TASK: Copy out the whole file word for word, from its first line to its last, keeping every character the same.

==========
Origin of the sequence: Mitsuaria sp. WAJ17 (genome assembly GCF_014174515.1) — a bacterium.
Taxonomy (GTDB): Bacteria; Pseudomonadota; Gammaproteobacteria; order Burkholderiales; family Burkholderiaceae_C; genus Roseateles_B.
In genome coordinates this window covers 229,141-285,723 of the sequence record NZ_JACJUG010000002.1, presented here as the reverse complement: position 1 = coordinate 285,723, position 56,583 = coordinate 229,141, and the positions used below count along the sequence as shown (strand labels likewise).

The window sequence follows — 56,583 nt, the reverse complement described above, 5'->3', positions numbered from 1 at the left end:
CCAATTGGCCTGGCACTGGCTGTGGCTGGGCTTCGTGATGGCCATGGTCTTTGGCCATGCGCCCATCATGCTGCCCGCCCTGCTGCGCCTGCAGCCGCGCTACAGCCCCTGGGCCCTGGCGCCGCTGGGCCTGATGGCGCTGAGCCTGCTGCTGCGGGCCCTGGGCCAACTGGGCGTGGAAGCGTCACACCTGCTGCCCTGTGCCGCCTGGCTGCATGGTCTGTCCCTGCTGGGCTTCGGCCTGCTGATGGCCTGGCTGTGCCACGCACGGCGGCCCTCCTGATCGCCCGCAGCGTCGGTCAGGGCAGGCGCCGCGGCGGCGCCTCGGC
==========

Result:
Origin of the sequence: Mitsuaria sp. WAJ17 (genome assembly GCF_014174515.1) — a bacterium.
Taxonomy (GTDB): Bacteria; Pseudomonadota; Gammaproteobacteria; order Burkholderiales; family Burkholderiaceae_C; genus Roseateles_B.
In genome coordinates this window covers 229,141-285,723 of the sequence record NZ_JACJUG010000002.1, presented here as the reverse complement: position 1 = coordinate 285,723, position 56,583 = coordinate 229,141, and the positions used below count along the sequence as shown (strand labels likewise).

The window sequence follows — 56,583 nt, the reverse complement described above, 5'->3', positions numbered from 1 at the left end:
CCAATTGGCCTGGCACTGGCTGTGGCTGGGCTTCGTGATGGCCATGGTCTTTGGCCATGCGCCCATCATGCTGCCCGCCCTGCTGCGCCTGCAGCCGCGCTACAGCCCCTGGGCCCTGGCGCCGCTGGGCCTGATGGCGCTGAGCCTGCTGCTGCGGGCCCTGGGCCAACTGGGCGTGGAAGCGTCACACCTGCTGCCCTGTGCCGCCTGGCTGCATGGTCTGTCCCTGCTGGGCTTCGGCCTGCTGATGGCCTGGCTGTGCCACGCACGGCGGCCCTCCTGATCGCCCGCAGCGTCGGTCAGGGCAGGCGCCGCGGCGGCGCCTCGGC